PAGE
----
Women’s History Month has drawn to a close. Every March, for 31 days we honor and reflect on the contributions women have made, are making, and hopefully will make to our society and economy. Women owned businesses are on the rise. More than ever, women in business are a dynamic driver of our nation’s economic growth.
Figures just released showed steady growth in business ownership by women for the most recent reference year (2018 for Census data). Following are some key data points:
- Current estimates of total women owned businesses is over 12 million
- There were 6,861 more women owned employer firms YoY.
- This represented an increase of 0.6% to 1.1 million.
- These firms reported nearly $1.8 trillion in sales, shipments, receipts or revenue
- They employed over 10.1 million people with a payroll $388.1 billion in 2018
- Non-employer (self-employed) businesses owned by women total 10.6 million
- Sales, shipments, receipts or revenue for sole proprietors were $286.1 billion in 2017
Taken at face value, these statistics look promising, but there are some underlying caveats:
- The highest percentage of women owned firms among all 50 states is 24.7%, in Hawaii.
- The top ten are completed by states ranging from 23.7% down to 20.6%.
- Of California’s total of 742,139 firms, only 149,927 were women owned.
- Women represent more than half of the U.S. population, yet women own about 40% of businesses nationwide.
- Employees of women owned firms earn about 70% as much as all firms.
Yet there are silver linings:
- In September 2020 39 Fortune 500 firms had women CEOs. In 1999 there were 2.
- In 1970 women made up 8% of STEM workers, but that increased to 27% by 2019.
- Almost 3.7 million minority women owned businesses had sales of $34.7 billion (2017).
- Last year 1,821 businesses were opened by women every day.
Women are making significant inroads in high growth sectors. Over 190,000 women owned firms are clustered in the Professional, Scientific, and Technical Services Sector (NAICS 54). Almost 2 million employees of women owned firms work in the Health Care & Social Assistance Sector (NAICS 62).
Work/Life Challenges Persist For Women In Business
The COVID-19 pandemic has forced many dual earning parents to juggle home life, child care, and work. A recent Pew Research survey found that women more than men consistently report feelings of job underperformance, pressure to reduce work schedules, and foregoing advancement opportunities. Particularly if there are children involved. Clearly, though much has changed for women in the workplace, the pandemic has opened old wounds. According to the Dept. of Labor, more than 2 million women left the workforce since the start of the pandemic. Disproportionate responsibility for infant care, home schooling and elder care has been borne by working women, as the childcare and education systems have been stressed dramatically.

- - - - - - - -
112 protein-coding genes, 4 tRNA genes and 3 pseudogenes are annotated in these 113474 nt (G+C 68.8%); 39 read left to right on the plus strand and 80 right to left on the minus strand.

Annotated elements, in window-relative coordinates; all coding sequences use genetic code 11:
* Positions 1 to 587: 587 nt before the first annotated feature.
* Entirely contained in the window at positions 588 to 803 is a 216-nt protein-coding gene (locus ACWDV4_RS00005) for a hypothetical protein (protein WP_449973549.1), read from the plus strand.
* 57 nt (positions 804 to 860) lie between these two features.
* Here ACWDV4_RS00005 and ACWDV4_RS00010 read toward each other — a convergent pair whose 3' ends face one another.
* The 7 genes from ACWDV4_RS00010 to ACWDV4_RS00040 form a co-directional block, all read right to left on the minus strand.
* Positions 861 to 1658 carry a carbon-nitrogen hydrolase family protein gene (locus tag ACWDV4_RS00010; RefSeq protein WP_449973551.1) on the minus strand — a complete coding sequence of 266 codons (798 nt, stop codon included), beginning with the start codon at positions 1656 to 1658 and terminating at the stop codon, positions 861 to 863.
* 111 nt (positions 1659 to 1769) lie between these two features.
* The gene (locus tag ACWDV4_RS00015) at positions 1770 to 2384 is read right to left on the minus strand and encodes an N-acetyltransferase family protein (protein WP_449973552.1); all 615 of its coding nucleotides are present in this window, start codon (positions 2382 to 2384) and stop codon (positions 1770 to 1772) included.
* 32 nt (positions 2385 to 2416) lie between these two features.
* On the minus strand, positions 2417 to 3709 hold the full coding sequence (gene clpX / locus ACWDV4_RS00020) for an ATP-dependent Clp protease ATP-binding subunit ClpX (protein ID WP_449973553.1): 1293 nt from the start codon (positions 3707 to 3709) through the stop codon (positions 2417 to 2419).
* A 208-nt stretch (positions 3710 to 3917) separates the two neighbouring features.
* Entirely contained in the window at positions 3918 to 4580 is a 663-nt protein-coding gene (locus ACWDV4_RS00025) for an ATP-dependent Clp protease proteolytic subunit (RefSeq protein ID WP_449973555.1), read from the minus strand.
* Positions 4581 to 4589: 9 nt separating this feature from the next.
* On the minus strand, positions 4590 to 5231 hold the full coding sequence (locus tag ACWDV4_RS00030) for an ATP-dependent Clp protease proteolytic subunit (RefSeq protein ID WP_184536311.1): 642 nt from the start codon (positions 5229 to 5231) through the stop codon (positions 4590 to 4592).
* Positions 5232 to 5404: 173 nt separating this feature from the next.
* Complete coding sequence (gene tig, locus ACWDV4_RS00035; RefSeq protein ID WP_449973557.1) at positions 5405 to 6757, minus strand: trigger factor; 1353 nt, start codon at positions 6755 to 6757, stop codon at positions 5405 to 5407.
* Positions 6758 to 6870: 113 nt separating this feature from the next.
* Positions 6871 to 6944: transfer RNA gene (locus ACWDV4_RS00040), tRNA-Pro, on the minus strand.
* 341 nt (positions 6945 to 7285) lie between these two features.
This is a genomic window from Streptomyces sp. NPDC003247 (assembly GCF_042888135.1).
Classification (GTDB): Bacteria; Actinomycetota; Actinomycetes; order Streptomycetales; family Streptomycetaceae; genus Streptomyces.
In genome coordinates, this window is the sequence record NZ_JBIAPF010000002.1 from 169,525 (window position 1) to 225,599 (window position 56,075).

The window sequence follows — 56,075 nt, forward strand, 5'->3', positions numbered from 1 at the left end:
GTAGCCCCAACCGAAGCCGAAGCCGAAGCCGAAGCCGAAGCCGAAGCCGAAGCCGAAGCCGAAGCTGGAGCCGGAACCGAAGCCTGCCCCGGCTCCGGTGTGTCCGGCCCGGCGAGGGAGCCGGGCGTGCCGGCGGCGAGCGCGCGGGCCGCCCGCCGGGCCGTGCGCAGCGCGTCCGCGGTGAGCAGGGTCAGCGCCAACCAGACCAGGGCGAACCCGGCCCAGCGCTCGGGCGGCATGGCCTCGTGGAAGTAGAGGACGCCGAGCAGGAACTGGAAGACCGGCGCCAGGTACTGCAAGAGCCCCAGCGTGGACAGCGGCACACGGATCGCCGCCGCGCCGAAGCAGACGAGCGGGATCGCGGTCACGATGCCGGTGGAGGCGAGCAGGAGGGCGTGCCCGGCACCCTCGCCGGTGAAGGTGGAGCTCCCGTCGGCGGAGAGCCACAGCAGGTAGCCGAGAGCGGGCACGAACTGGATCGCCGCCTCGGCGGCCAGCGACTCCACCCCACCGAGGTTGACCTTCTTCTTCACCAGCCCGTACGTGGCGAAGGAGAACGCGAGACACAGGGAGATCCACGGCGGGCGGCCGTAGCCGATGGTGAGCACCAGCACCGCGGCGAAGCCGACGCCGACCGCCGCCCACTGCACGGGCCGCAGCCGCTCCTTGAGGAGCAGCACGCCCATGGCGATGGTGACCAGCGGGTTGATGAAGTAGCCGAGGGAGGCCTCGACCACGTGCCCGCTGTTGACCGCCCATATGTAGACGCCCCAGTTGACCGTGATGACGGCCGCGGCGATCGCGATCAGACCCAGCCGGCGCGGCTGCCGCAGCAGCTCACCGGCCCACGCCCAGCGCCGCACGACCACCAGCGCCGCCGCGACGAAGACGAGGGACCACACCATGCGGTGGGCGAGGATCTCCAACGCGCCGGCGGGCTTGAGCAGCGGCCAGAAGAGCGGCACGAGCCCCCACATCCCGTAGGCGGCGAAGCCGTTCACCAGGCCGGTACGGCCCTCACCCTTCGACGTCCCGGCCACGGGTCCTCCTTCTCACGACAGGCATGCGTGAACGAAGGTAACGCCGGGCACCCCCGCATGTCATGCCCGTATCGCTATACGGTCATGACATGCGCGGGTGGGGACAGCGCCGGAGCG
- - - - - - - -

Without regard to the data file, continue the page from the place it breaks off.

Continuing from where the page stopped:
Reach Women Owned Businesses
Marketers must reach decision makers – from CEOs to front line health workers – with offers of products and services that enhance their lives and livelihoods. Fortunately databases tools exist that make selective, focused targeting of influential women feasible. They may be utilized to build large scale mailing lists or as reservoirs of selected data points for appending to records. Here are just a few of the many high quality resources that are available:
- Women Owned Businesses
- Executives at Home
- Business Decision Makers
- MDR Educators Database
- U.S. Business Database
- Small Business Database
- General Consumer
- Licensed Professionals
- Women-Focused Consumer Data
- Business Data Appends
Partnering with the right data provider makes obtaining the right data for the right audience at the right price a reality. Data appends that complete your prospect profiles enable multi-channel personalization spanning postal, email, and phone campaigns. Freshness, accuracy, broad selection, strict data hygiene, and data privacy compliance are essential to an audience that demands to be truly seen.
Women are rising in the ranks, starting startups, and just plain doing their jobs. From top to bottom, they each have needs ranging from corporate operations to infant care (or both). Meeting these needs is both an opportunity and a mandate. Marketing opportunities can run the gamut from massive IT contracts to cable TV subscriptions. They can be market movers or life preservers.